At a mini-conference we attended this morning, a distinguished historian of London summed up Stoke Newington as a “trendy lefty ghetto”. Ouch. You can almost hear the sound of handleless servings of flat white falling to the ground in outrage. Well, we’re going to go judge for ourselves by spending some serious quality time at the Stoke Newington Literary Festival in early June.
Events are spread among Church Street venues like a string of pearls, with a pendant of literary gems dangling down the High Street. There’s a particular richness of London-themed happenings. In fact, they’re going to fill the next two paragraphs. Watch.
Craig Taylor (Londoners) and Mark Mason (Walk the Lines) wrote our two favourite books of last year. They meet for the first time on 3 June to discuss their shared obsession with London; suffice it to say, you’ll want to take a notepad. On Saturday, you can catch two novelists — Justin Cartwright and Jonathan Lee — whose recent novels were both set in the Square Mile. On the same day, Pete Brown’s in the White Hart to talk about good pubs and, specifically, the George in Borough, the subject of his forthcoming book.
Another meeting of heavyweights takes place in Abney Public Hall on Saturday, when Hackney commentator par excellence Iain Sinclair sits in with noted London novelist China Miéville and urban explorer Laura Oldfield Ford (Savage Messiah). Ken Worple presides. Frustratingly programmed at the same time, some of the authors from the wonderful Acquired for Development By… anthology (to be reviewed on these pages soon) talk about Hackney redevelopment. Aaaaand there’s more, but this post is going to get cumbersome if we list out all the Londony stuff going on.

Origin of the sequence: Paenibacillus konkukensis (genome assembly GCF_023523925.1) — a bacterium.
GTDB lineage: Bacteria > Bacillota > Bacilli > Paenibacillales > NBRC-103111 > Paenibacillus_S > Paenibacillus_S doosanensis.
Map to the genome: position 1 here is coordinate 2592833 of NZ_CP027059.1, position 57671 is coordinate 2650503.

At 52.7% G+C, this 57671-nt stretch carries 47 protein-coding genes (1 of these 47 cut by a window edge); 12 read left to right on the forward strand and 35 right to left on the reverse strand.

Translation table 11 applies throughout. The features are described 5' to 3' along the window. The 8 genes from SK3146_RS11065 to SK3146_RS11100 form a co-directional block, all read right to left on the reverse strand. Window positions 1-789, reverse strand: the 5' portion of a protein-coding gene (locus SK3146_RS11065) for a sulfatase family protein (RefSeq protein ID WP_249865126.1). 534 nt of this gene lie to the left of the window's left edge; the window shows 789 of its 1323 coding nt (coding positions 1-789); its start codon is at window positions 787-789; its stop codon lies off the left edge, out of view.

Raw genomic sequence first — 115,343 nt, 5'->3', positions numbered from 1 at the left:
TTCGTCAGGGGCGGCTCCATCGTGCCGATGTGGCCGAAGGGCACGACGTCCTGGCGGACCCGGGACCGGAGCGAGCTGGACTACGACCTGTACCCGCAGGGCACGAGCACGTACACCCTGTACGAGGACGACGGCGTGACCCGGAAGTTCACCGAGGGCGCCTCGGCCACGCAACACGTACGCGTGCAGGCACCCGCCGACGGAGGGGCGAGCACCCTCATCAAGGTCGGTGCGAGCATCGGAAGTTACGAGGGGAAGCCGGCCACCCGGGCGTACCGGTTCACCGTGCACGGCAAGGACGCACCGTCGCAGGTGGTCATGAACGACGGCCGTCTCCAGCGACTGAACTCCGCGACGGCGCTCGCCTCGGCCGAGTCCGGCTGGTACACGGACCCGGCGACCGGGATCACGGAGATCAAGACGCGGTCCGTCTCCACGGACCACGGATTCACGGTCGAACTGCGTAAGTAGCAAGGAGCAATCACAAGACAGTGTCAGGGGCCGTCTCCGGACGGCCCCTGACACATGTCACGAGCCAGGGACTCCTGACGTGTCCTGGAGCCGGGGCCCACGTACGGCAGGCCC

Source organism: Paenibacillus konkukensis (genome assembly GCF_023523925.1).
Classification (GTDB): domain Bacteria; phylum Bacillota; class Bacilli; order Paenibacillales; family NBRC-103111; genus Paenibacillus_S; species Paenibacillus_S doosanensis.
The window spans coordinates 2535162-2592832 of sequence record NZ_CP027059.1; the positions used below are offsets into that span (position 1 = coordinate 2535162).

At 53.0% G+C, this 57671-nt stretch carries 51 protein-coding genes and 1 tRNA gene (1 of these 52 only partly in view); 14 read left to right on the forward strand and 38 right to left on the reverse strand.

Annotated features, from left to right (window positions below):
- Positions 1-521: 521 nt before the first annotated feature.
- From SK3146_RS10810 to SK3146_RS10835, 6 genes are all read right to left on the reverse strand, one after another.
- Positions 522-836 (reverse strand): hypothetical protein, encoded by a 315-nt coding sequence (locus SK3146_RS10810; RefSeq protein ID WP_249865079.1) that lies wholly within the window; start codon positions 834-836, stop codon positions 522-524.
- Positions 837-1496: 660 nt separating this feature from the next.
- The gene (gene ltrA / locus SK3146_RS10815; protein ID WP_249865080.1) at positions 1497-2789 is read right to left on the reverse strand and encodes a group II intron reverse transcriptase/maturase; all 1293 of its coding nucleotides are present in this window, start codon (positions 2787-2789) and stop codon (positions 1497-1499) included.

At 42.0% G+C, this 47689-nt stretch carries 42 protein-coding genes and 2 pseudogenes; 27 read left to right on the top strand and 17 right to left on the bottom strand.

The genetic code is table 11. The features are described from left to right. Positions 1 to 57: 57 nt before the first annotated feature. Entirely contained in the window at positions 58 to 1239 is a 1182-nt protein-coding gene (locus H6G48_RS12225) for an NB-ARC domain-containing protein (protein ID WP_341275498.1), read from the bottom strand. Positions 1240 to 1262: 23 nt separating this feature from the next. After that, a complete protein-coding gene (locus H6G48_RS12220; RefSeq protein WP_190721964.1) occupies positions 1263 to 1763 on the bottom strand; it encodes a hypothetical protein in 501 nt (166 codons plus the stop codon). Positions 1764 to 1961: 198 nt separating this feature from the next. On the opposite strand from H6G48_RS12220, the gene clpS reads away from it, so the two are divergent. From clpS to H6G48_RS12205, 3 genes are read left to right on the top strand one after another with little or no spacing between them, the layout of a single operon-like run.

Elsewhere…a touch of celebrity on Friday night (1 June), as stand-ups Josie Long and Robin Ince open proceedings. Fellow funnyman and first-time novelist Danny Wallace also makes an appearance. George Alagiah off of BBC News pops up a couple of times, chairing a discussion on where our dinners are sourced from, and in conversation with photographer Dennis Morris on London’s race relations in the 1960s and ’70s. We also like the sound of the guided tours of radical hackney, a tipple through gin in literature, and what it’s like to be a music journalist who loses his hearing, as Nick Coleman did.
Finally, the closing event sees Helen Smith host a mix of words and music in a Literary Cabaret for Sunday night.